… Comparatively little of the above relates at all to classical music per se, admittedly, but if I recall Pete Townshend’s statement (in Tony Palmer’s amazing 1968 rock documentary “All My Loving”) that “Pop music is crucial to today’s art, and it’s crucial that it remain as art”, then at least for the generation at least to which I belong, on the basis of the period 1970-80, Bowie was certainly one of the greats – and that can also be said without really needing to resort to hagiography of any kind.

  • Eric says:

    You can’t compare artists as if they are equals. In some cases, each artist’s unique talent and individuality leaves a different impression on different fans.

  • Dennis says:

    Bowie was certainly superior to the odious and vastly overrated Lennon. The genius and creativity of his total musical output dwarfs Lennon’s.

    And don’t get me started on the ghastly “Imagine” – a vapid, vacuous plea for a godless, secular humanist, utopia that would have fit right in at a Comintern rally.

  • Hank Drake says:

    I think the wall to wall coverage of Bowie’s death is more a result of today’s 24 hour news cycle than a reflection of his merits vs. Lennon’s or Dylan’s.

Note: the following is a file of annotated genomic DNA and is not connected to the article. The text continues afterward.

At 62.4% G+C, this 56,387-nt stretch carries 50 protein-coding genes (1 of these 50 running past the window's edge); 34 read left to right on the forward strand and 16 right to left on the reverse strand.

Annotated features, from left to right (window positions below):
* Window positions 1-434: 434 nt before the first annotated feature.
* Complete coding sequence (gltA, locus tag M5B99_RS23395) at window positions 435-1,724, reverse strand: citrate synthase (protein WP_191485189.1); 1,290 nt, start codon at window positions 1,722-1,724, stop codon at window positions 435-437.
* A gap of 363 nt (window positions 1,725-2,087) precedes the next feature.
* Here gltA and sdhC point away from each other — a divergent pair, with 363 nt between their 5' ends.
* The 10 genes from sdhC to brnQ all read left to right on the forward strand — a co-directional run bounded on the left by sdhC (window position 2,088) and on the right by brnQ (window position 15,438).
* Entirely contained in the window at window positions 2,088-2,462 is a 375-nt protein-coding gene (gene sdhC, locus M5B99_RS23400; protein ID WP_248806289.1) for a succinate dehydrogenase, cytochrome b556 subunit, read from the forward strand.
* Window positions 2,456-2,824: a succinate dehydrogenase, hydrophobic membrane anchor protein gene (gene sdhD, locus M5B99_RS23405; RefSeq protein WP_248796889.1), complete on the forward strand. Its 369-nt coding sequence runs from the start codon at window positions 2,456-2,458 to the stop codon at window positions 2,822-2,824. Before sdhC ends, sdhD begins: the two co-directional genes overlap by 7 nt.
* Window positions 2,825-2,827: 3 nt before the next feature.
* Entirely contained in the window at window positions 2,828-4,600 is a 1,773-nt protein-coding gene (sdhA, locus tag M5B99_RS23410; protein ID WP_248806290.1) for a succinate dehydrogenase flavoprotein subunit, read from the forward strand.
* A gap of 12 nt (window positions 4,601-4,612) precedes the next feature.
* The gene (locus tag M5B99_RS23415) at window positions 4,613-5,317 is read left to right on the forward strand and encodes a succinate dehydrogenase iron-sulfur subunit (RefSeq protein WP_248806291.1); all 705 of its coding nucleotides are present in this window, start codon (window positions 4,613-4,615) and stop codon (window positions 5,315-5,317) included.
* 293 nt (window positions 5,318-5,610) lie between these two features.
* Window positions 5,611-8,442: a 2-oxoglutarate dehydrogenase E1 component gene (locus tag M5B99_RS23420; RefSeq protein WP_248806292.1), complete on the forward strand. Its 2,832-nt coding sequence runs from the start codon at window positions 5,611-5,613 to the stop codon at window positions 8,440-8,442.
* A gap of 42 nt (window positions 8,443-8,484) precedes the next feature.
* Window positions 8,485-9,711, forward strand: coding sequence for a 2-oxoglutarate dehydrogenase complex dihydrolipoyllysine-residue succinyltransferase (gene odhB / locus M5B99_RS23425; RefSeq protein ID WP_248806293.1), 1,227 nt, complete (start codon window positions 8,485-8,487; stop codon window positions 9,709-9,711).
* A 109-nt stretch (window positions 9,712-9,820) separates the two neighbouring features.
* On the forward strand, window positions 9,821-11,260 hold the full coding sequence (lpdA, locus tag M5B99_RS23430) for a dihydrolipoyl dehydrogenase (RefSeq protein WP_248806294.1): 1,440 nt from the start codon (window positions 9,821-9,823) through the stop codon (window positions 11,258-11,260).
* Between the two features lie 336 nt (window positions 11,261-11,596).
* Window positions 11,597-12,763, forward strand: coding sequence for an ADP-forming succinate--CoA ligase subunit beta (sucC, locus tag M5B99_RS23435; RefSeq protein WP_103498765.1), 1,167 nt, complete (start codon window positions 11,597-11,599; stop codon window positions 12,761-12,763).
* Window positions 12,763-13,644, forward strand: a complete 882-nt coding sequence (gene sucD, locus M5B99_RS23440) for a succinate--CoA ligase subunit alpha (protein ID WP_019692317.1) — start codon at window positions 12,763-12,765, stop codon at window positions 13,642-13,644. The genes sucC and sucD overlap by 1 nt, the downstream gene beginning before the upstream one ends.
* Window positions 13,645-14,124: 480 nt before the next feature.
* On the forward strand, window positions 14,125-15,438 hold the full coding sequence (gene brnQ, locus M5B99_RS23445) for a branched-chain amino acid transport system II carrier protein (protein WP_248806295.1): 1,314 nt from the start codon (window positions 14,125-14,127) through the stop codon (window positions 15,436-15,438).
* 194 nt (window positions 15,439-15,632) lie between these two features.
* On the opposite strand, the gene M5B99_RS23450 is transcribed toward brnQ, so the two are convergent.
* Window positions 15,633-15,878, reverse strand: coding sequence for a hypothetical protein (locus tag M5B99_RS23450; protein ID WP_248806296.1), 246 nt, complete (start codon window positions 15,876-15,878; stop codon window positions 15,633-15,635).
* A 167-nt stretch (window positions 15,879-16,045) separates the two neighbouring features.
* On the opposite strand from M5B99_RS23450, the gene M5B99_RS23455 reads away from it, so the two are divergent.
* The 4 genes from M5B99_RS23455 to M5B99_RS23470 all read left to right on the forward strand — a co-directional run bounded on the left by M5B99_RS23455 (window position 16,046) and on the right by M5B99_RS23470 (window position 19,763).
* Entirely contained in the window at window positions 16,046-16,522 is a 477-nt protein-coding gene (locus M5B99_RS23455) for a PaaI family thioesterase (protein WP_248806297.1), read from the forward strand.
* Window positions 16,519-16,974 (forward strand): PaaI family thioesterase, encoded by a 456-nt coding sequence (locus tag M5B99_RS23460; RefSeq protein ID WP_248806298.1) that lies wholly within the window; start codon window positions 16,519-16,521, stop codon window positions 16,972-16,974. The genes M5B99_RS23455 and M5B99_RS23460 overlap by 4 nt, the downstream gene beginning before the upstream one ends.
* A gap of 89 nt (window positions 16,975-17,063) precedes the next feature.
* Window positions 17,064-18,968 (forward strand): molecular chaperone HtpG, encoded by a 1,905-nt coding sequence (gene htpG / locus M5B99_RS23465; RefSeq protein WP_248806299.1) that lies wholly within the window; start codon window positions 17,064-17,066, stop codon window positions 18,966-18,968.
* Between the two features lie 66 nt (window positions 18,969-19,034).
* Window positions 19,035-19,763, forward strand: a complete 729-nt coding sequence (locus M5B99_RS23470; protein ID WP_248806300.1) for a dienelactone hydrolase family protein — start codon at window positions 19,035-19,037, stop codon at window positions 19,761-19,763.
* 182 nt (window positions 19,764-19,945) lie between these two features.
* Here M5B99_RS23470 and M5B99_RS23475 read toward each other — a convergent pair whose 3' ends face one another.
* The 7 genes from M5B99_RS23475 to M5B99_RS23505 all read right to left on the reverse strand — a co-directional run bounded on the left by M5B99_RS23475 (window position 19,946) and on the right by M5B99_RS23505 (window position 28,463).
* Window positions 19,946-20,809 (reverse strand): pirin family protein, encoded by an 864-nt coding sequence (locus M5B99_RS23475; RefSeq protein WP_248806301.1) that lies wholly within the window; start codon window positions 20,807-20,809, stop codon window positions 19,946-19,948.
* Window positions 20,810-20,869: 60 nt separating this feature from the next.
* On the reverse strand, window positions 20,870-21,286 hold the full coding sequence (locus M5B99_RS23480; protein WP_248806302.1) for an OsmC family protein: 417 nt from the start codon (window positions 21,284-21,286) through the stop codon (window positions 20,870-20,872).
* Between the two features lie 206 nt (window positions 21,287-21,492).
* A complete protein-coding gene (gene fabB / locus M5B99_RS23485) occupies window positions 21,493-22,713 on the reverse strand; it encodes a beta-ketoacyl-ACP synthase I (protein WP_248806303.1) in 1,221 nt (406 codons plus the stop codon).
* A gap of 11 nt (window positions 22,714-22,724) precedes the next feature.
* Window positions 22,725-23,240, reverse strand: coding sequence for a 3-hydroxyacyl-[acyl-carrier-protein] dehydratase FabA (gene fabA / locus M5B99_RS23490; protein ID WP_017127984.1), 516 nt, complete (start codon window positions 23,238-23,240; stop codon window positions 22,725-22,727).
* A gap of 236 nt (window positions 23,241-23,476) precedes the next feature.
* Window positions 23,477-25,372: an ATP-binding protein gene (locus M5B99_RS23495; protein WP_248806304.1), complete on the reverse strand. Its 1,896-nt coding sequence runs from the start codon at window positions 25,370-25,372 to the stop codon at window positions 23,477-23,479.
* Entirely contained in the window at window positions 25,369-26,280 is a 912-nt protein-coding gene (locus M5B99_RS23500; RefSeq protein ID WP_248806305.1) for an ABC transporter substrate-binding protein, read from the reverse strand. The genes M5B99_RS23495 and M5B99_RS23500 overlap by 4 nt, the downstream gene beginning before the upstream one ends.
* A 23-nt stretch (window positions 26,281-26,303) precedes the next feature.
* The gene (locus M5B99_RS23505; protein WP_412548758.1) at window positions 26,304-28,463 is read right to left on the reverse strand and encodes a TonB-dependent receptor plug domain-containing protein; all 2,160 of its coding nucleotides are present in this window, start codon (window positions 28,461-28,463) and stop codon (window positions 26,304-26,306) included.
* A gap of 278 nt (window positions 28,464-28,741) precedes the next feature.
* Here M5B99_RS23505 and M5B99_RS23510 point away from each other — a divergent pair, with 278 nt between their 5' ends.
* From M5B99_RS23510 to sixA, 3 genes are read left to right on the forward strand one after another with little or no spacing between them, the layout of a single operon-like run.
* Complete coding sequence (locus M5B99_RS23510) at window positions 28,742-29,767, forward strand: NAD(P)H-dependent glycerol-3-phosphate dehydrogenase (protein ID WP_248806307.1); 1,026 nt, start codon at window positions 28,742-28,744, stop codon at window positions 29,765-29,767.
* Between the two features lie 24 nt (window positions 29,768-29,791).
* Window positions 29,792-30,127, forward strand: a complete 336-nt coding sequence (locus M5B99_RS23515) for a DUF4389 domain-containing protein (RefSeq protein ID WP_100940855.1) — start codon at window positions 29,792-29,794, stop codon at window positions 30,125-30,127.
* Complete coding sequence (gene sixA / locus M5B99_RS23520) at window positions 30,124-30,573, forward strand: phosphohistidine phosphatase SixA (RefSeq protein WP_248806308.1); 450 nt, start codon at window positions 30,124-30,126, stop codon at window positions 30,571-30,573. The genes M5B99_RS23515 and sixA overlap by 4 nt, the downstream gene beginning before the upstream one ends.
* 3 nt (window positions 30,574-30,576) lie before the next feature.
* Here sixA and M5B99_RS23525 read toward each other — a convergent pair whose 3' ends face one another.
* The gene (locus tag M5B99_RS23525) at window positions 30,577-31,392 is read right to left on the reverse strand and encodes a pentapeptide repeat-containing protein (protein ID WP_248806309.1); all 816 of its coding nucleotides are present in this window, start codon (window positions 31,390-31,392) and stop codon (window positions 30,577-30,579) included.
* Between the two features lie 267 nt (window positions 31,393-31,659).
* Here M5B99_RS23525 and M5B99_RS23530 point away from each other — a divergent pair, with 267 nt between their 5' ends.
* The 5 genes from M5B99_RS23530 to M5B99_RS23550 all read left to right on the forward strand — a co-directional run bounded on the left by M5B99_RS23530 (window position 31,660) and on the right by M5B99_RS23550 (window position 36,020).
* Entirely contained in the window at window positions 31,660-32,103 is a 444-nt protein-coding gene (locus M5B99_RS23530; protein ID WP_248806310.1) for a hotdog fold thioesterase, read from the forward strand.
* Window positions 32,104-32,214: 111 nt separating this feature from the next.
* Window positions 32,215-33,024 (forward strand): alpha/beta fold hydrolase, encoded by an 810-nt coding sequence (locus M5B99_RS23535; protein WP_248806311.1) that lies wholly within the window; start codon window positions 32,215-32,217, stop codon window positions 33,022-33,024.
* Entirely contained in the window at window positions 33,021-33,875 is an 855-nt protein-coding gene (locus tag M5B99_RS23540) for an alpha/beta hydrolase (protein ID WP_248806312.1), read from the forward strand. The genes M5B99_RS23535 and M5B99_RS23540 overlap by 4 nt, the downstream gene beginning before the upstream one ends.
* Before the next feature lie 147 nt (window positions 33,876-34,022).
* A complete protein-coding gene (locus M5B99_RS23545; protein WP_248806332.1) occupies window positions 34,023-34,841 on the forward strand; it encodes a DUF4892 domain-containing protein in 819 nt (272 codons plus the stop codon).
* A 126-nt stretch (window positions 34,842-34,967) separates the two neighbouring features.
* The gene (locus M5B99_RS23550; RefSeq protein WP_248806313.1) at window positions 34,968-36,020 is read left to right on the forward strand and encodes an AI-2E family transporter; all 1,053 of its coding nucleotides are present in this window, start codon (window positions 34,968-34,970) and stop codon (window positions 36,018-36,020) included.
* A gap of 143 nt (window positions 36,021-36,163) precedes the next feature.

• jack Rose says:

    I agree with Mr Tate – wall-to-wall glorifies every event significant or not. David Bowie was a terrific artist, one worthy of respect. But, I really have a problem with who glorify everything current as the “greatest ever” or “most significant”.
    It is not necessary to disparage one artist to glorify another.

  • Mark Shulgasser says:

    One can take the point of view that David Bowie was the exemplar of popular music’s catastrophic decline in the 70s.

  • Robert says:

    It is not so much a difference in scale of Lennon’s and Bowie’s death but difference in scale of the medias’ desire to create a story, then and now.

    Here in the US, Bowie’s death is noted but it hasn’t run any media outlet off the rails.

  • William Safford says:

    In reading various news reports in the wake of David Bowie’s death, I was struck by how much he was loved and respected by his peers and colleagues, such as Luther Vandross and Nile Rodgers.

  • Douglas Lee says:

    Yes, Lennon/McCartney and Dylan were uniquely imaginative in their own way, but then so was Bowie. He was certainly one of the most intelligent and innovative popular musicians of the last 50 years, and stands head and shoulders above most of his colleagues from that time. As such, I wouldn’t argue with the wall-to-wall coverage of his life at the time of his death.